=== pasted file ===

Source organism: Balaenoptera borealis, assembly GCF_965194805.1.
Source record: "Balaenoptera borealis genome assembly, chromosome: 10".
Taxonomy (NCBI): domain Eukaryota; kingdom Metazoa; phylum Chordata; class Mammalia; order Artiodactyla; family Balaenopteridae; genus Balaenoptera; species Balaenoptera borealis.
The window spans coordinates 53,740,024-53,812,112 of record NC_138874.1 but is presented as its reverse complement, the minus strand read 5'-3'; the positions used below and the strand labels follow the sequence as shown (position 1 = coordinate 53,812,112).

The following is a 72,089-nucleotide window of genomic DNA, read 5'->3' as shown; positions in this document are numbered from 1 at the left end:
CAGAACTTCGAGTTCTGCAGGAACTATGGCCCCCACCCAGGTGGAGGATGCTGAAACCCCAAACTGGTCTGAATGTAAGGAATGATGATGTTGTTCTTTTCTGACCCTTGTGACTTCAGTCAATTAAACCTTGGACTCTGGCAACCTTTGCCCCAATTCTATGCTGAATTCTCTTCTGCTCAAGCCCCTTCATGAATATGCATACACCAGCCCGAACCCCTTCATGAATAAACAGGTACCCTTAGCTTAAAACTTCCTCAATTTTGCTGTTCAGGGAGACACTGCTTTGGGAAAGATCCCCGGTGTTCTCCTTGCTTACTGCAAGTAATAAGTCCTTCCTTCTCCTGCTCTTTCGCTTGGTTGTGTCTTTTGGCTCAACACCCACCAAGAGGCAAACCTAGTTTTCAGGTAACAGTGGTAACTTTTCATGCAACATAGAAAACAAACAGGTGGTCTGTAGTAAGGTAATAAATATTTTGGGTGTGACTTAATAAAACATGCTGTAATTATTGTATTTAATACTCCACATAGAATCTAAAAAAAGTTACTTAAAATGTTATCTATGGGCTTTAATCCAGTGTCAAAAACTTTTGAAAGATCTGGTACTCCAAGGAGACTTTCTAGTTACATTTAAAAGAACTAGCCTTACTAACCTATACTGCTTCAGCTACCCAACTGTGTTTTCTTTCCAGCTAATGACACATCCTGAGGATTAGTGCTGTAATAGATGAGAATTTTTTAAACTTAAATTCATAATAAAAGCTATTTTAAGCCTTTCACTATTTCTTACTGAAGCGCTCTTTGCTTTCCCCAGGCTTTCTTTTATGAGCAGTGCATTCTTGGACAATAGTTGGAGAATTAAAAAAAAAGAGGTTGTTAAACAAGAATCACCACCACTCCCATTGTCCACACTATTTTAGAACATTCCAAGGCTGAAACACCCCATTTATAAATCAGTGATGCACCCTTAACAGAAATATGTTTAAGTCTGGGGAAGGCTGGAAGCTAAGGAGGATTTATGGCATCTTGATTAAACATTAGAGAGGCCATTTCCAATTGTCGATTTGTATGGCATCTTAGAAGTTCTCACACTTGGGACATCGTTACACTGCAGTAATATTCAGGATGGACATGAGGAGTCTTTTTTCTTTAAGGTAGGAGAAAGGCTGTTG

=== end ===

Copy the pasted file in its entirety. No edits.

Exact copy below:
Source organism: Balaenoptera borealis, assembly GCF_965194805.1.
Source record: "Balaenoptera borealis genome assembly, chromosome: 10".
Taxonomy (NCBI): domain Eukaryota; kingdom Metazoa; phylum Chordata; class Mammalia; order Artiodactyla; family Balaenopteridae; genus Balaenoptera; species Balaenoptera borealis.
The window spans coordinates 53,740,024-53,812,112 of record NC_138874.1 but is presented as its reverse complement, the minus strand read 5'-3'; the positions used below and the strand labels follow the sequence as shown (position 1 = coordinate 53,812,112).

The following is a 72,089-nucleotide window of genomic DNA, read 5'->3' as shown; positions in this document are numbered from 1 at the left end:
CAGAACTTCGAGTTCTGCAGGAACTATGGCCCCCACCCAGGTGGAGGATGCTGAAACCCCAAACTGGTCTGAATGTAAGGAATGATGATGTTGTTCTTTTCTGACCCTTGTGACTTCAGTCAATTAAACCTTGGACTCTGGCAACCTTTGCCCCAATTCTATGCTGAATTCTCTTCTGCTCAAGCCCCTTCATGAATATGCATACACCAGCCCGAACCCCTTCATGAATAAACAGGTACCCTTAGCTTAAAACTTCCTCAATTTTGCTGTTCAGGGAGACACTGCTTTGGGAAAGATCCCCGGTGTTCTCCTTGCTTACTGCAAGTAATAAGTCCTTCCTTCTCCTGCTCTTTCGCTTGGTTGTGTCTTTTGGCTCAACACCCACCAAGAGGCAAACCTAGTTTTCAGGTAACAGTGGTAACTTTTCATGCAACATAGAAAACAAACAGGTGGTCTGTAGTAAGGTAATAAATATTTTGGGTGTGACTTAATAAAACATGCTGTAATTATTGTATTTAATACTCCACATAGAATCTAAAAAAAGTTACTTAAAATGTTATCTATGGGCTTTAATCCAGTGTCAAAAACTTTTGAAAGATCTGGTACTCCAAGGAGACTTTCTAGTTACATTTAAAAGAACTAGCCTTACTAACCTATACTGCTTCAGCTACCCAACTGTGTTTTCTTTCCAGCTAATGACACATCCTGAGGATTAGTGCTGTAATAGATGAGAATTTTTTAAACTTAAATTCATAATAAAAGCTATTTTAAGCCTTTCACTATTTCTTACTGAAGCGCTCTTTGCTTTCCCCAGGCTTTCTTTTATGAGCAGTGCATTCTTGGACAATAGTTGGAGAATTAAAAAAAAAGAGGTTGTTAAACAAGAATCACCACCACTCCCATTGTCCACACTATTTTAGAACATTCCAAGGCTGAAACACCCCATTTATAAATCAGTGATGCACCCTTAACAGAAATATGTTTAAGTCTGGGGAAGGCTGGAAGCTAAGGAGGATTTATGGCATCTTGATTAAACATTAGAGAGGCCATTTCCAATTGTCGATTTGTATGGCATCTTAGAAGTTCTCACACTTGGGACATCGTTACACTGCAGTAATATTCAGGATGGACATGAGGAGTCTTTTTTCTTTAAGGTAGGAGAAAGGCTGTTG